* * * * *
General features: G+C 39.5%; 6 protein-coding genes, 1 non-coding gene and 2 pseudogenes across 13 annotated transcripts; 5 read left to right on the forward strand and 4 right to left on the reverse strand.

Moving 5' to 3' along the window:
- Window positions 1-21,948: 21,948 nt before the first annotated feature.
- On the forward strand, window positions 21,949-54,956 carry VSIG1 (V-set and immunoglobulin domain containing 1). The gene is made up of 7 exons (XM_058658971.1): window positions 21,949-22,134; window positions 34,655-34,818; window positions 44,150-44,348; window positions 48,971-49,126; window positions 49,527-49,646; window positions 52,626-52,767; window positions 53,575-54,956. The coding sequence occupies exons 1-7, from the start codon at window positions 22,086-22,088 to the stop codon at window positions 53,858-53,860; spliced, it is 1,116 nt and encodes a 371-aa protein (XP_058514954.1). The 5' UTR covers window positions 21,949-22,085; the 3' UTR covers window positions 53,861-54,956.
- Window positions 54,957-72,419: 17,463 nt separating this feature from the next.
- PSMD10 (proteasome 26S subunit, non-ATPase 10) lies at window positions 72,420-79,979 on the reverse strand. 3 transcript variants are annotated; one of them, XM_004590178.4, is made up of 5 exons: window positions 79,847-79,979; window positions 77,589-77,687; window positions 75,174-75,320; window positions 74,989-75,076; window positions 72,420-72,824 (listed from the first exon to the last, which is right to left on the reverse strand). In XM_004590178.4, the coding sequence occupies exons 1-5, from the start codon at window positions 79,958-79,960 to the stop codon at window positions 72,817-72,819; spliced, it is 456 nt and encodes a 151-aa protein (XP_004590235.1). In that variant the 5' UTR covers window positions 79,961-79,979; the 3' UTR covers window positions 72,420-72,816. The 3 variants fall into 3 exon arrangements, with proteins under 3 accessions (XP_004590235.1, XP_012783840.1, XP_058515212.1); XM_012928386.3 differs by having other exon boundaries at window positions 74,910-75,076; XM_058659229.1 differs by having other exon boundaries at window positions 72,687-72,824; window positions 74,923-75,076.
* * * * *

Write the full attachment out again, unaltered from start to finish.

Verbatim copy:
General features: G+C 39.5%; 6 protein-coding genes, 1 non-coding gene and 2 pseudogenes across 13 annotated transcripts; 5 read left to right on the forward strand and 4 right to left on the reverse strand.

Moving 5' to 3' along the window:
- Window positions 1-21,948: 21,948 nt before the first annotated feature.
- On the forward strand, window positions 21,949-54,956 carry VSIG1 (V-set and immunoglobulin domain containing 1). The gene is made up of 7 exons (XM_058658971.1): window positions 21,949-22,134; window positions 34,655-34,818; window positions 44,150-44,348; window positions 48,971-49,126; window positions 49,527-49,646; window positions 52,626-52,767; window positions 53,575-54,956. The coding sequence occupies exons 1-7, from the start codon at window positions 22,086-22,088 to the stop codon at window positions 53,858-53,860; spliced, it is 1,116 nt and encodes a 371-aa protein (XP_058514954.1). The 5' UTR covers window positions 21,949-22,085; the 3' UTR covers window positions 53,861-54,956.
- Window positions 54,957-72,419: 17,463 nt separating this feature from the next.
- PSMD10 (proteasome 26S subunit, non-ATPase 10) lies at window positions 72,420-79,979 on the reverse strand. 3 transcript variants are annotated; one of them, XM_004590178.4, is made up of 5 exons: window positions 79,847-79,979; window positions 77,589-77,687; window positions 75,174-75,320; window positions 74,989-75,076; window positions 72,420-72,824 (listed from the first exon to the last, which is right to left on the reverse strand). In XM_004590178.4, the coding sequence occupies exons 1-5, from the start codon at window positions 79,958-79,960 to the stop codon at window positions 72,817-72,819; spliced, it is 456 nt and encodes a 151-aa protein (XP_004590235.1). In that variant the 5' UTR covers window positions 79,961-79,979; the 3' UTR covers window positions 72,420-72,816. The 3 variants fall into 3 exon arrangements, with proteins under 3 accessions (XP_004590235.1, XP_012783840.1, XP_058515212.1); XM_012928386.3 differs by having other exon boundaries at window positions 74,910-75,076; XM_058659229.1 differs by having other exon boundaries at window positions 72,687-72,824; window positions 74,923-75,076.